Understanding what is driving the spending growth in Medicare and Medicaid is important for identifying appropriate policies to address it. This paper finds that spending in both programs has been and will continue to be significantly affected by growth in enrollment. Over the next decade, projections suggest that annual growth in spending per enrollee in both programs will be close to growth in GDP per capita, a target often advocated by those concerned with the nation's deficit. These findings suggest a need for continued vigilance in monitoring Medicare and Medicaid spending levels and growth, but do not support an argument for major restructuring of either program.
Virtually Every State Experienced Deteriorating Access to Care for Adults over the Past Decade (Research Report)
Genevieve M. Kenney, Stephen Zuckerman, Dana Goin, Stacey McMorrow
We use the Behavioral Risk Factor Surveillance System (BRFSS) to explore state-level changes in access to care over the past for all nonelderly adults and for uninsured adults. Deterioration in access to care was evident in virtually every state and the situation was worse for the uninsured than for other adults in most states. At the end of the decade, the uninsured were at a dramatic disadvantage relative to the insured. This analysis suggests that the potential benefits of the coverage expansion in the Affordable Care Act (ACA) are large and exist in every state.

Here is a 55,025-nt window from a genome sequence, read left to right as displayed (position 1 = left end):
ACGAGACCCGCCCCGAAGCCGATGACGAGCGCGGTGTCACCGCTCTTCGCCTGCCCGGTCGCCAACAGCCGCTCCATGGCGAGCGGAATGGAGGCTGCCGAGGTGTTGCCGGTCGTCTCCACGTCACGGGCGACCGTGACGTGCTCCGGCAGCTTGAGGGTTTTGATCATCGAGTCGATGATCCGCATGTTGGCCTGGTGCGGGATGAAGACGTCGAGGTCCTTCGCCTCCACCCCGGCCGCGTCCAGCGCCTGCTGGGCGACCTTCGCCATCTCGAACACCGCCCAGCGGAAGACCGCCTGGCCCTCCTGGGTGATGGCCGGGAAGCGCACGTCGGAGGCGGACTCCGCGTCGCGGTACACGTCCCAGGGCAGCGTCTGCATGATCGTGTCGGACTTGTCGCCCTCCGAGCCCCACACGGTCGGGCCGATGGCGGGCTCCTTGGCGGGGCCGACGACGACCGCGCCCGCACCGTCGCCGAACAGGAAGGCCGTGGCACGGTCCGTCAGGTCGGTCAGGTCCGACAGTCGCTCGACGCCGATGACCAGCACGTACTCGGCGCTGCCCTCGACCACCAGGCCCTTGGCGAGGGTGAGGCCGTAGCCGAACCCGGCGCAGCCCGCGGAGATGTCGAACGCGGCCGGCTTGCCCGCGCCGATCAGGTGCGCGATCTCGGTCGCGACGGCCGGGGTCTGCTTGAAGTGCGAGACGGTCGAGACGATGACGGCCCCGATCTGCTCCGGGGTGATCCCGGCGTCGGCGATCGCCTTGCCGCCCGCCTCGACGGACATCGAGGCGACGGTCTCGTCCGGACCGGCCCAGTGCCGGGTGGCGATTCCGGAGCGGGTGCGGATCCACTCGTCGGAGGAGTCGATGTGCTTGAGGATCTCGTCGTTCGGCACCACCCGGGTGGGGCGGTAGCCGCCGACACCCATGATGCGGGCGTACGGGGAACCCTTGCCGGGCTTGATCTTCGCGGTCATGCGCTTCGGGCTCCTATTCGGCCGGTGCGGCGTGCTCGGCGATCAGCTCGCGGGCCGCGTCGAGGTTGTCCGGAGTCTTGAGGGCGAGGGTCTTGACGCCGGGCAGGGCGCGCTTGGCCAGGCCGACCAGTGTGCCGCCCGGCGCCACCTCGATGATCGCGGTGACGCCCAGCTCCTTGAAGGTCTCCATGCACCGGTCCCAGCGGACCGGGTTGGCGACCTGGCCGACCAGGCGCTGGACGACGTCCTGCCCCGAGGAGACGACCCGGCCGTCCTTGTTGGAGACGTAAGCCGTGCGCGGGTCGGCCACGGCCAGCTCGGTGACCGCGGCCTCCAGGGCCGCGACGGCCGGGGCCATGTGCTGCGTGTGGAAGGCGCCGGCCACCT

Addressing Barriers to Health Insurance Coverage Among Children: New Estimates for the Nation, California, New York, and Texas (Research Report)
Stacey McMorrow, Genevieve M. Kenney, Christine Coyer
Maximizing health insurance coverage for children under the ACA will require addressing the complex scenarios that prevent some children from obtaining or retaining coverage. These scenarios include situations where children are eligible for Medicaid or CHIP but their parents are not, as well as those where children are living without at least one of their parents. We provide national estimates of the number of children in these complex coverage scenarios and find that children facing at least one complex scenario are more likely to be uninsured than other children. In addition to national estimates, we present state-level estimates for California, New York, and Texas.
Decade of Health Care Access Declines For Adults Hold Implications For Changes In The Affordable Care Act (Research Report)
Genevieve M. Kenney, Stacey McMorrow, Stephen Zuckerman, Dana Goin
The pending Supreme Court decision and next fall's election raise concerns about what would happen if the insurance expansion in the Affordable Care Act is curtailed. The National Health Interview Surveys for 2000 to 2010 show that access and use for non-elderly adults - the primary targets of the ACA - deteriorated throughout the decade, particularly among those who are uninsured. Children – many of whom qualify for Medicaid and CHIP - generally maintained or improved their access to care. This provides a reason for optimism about the ability of the ACA to improve access for adults, but suggests that eliminating the ACA would likely result in continued erosion of adults’ access to care.